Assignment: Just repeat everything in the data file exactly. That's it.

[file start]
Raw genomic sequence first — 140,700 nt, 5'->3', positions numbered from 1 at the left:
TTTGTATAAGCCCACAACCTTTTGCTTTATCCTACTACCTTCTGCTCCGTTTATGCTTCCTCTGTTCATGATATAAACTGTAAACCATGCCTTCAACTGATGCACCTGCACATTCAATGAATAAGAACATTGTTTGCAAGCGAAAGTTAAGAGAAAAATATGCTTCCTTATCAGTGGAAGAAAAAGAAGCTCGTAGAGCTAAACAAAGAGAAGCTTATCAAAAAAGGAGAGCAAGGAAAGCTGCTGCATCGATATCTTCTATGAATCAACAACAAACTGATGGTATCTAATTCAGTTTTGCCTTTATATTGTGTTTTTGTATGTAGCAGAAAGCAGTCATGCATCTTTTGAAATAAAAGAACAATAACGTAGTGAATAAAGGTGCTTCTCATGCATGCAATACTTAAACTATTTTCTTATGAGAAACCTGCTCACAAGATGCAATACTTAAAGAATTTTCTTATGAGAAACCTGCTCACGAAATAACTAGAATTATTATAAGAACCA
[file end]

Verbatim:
Raw genomic sequence first — 140,700 nt, 5'->3', positions numbered from 1 at the left:
TTTGTATAAGCCCACAACCTTTTGCTTTATCCTACTACCTTCTGCTCCGTTTATGCTTCCTCTGTTCATGATATAAACTGTAAACCATGCCTTCAACTGATGCACCTGCACATTCAATGAATAAGAACATTGTTTGCAAGCGAAAGTTAAGAGAAAAATATGCTTCCTTATCAGTGGAAGAAAAAGAAGCTCGTAGAGCTAAACAAAGAGAAGCTTATCAAAAAAGGAGAGCAAGGAAAGCTGCTGCATCGATATCTTCTATGAATCAACAACAAACTGATGGTATCTAATTCAGTTTTGCCTTTATATTGTGTTTTTGTATGTAGCAGAAAGCAGTCATGCATCTTTTGAAATAAAAGAACAATAACGTAGTGAATAAAGGTGCTTCTCATGCATGCAATACTTAAACTATTTTCTTATGAGAAACCTGCTCACAAGATGCAATACTTAAAGAATTTTCTTATGAGAAACCTGCTCACGAAATAACTAGAATTATTATAAGAACCA